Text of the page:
“Enough is Enough”: We will not be silenced; we will speak up.
Help us in putting a Stop to Violence in the Health Care Sector

Over the past few months, as healthcare providers in the Government and Private Sectors, we have experienced an increase in violence in our workplaces. Every day we go to work knowing that we may be verbally or physically abused. Doctors in every health care sector are being punched, kicked, spat on and sworn at. It is time to speak up, and say clearly and emphatically: “Violence is not part of our job!” This is the message and ardent appeal, we the members of medical fraternity desperately want to bring to the notice and seek immediate intervention from the powers that rule.
It’s a pressure cooker out here for the medical professionals on duty to save lives and reduce human sufferings. Higher rates of violences, both physically and psychologically are all on the rise, and as a result the quality of care is declining. Violence is a symptom of an unhealthy work environment. It contributes to demotivated medical work force and brings in more unfavourable clinical outcomes, thus constituting a vicious cycle unfavourable for the care seekers as well as the care givers.
We strongly feel that all health care workers should have a right to work in safe workplaces which are free from all forms of violence, bullying, harassment and abuse – whatever the form and whereever the source. This is a Call to Action – one that encourages all Medicos to tackle the issue of violence. Collectively, speaking with one loud voice, we can put a stop to violence. WBDF is calling on governments, employers, and other health care stakeholders to come together because we all have an interest in tackling this problem.
As doctors, we are committed to caring for our patients, to helping them get well. When we experience violence, and the related physical and psychological impacts, it affects our ability to deliver quality care. Violence contributes to burnout, compassion fatigue, depression, and apathy, all of which erode our ability to provide quality care and safeguard the health and wellbeing of our patients. It is needless to mention that, if doctors and paramedics aren’t safe, neither are patients. If the Constitution gives the Right to safeguard citizens safety, then we as doctors also deserve workplaces with zero tolerance of violence. Change won’t be easy. We are working in workplaces where violence has been normalised, thanks to the State and law enforcing machinery. We need a drastic change in the culture of our health care workplace – from one that responds to violence after it occurs to one that prevents violence before it occurs. For change to happen, it will involve all of us working together and in tandem. As healthcare professionals coping with violence, the change and the resolve must start with us every day when we go to work.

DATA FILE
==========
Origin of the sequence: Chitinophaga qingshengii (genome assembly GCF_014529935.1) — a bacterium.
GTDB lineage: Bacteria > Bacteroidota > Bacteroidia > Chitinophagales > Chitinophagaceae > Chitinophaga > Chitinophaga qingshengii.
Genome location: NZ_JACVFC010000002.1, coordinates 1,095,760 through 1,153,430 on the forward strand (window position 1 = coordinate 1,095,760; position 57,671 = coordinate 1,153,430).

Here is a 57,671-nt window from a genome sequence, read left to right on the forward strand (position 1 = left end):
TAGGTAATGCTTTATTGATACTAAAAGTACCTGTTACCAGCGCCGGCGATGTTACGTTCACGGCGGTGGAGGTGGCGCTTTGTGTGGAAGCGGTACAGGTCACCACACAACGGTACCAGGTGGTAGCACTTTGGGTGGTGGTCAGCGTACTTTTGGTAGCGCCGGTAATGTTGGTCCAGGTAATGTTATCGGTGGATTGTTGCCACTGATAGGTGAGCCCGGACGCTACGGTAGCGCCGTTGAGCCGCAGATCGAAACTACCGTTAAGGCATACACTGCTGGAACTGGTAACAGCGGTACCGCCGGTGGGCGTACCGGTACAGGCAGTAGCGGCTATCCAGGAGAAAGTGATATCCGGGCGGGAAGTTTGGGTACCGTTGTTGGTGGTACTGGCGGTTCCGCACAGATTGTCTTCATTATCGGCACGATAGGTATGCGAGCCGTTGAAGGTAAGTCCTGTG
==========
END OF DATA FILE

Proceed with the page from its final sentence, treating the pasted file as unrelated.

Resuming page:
As medical professionals we reject violence as ‘just part of the job’ and we will be part of the solution!

We call upon the State and Health Administrators,, the Police and Judiciary to take due cognisance before it is too late.

We also like to point out that two of the major Judgements by the Honourable Supreme Court, firstly, Civil Appellate Jurisdiction: Civil Appeal No. 3541 of 2002, Martin F D’Souza….Appelant Vs Mohd. Ishfaq….Respondent, Judgement: Markandey Katju, J; New Delhi, February 17, 2009, which clearly indicates that doctors cannot be charged and arrested for Medical Negligence without Prima Facie evidence. The Honb’le Judge also warned the police officials not to harasse or arrest doctors, contravention of which will make the policemen themselves having to face legal action. Secondly, the Jacob Mathew vs State of Punjab & Anr, where he clearly states, “ If the hands be trembling with the dangling fear of facing a criminal prosecution in the event of failure for whatever reason - whether attributable to himself or not, neither can a surgeon successfully wield his life-saving scalpel to perform an essential surgery, nor can a physician successfully administer the life-saving dose of medicine. Discretion being the better part of valour, a medical professional would feel better advised to leave a terminal patient to his own fate in the case of emergency where the chance of success may be 10% (or so), rather than taking the risk of making a last ditch effort towards saving the subject and facing a criminal prosecution if his effort fails. Such timidity forced upon a doctor would be a disservice to society”.
With the above situations in mind, we call upon all Stake holders, the State and Union Government, the Police and Administrative services, The Medical Council of India and the State Medical Council to show pro-activeness in dealing with situation.
We also call upon the Central IMA to take into account the prevailing situation in West Bengal – We look forward to your able leadership and the upcoming IMA Action Committee Meeting.

Long Live Doctors Patients Unity.


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Chief Minister of West Bengal

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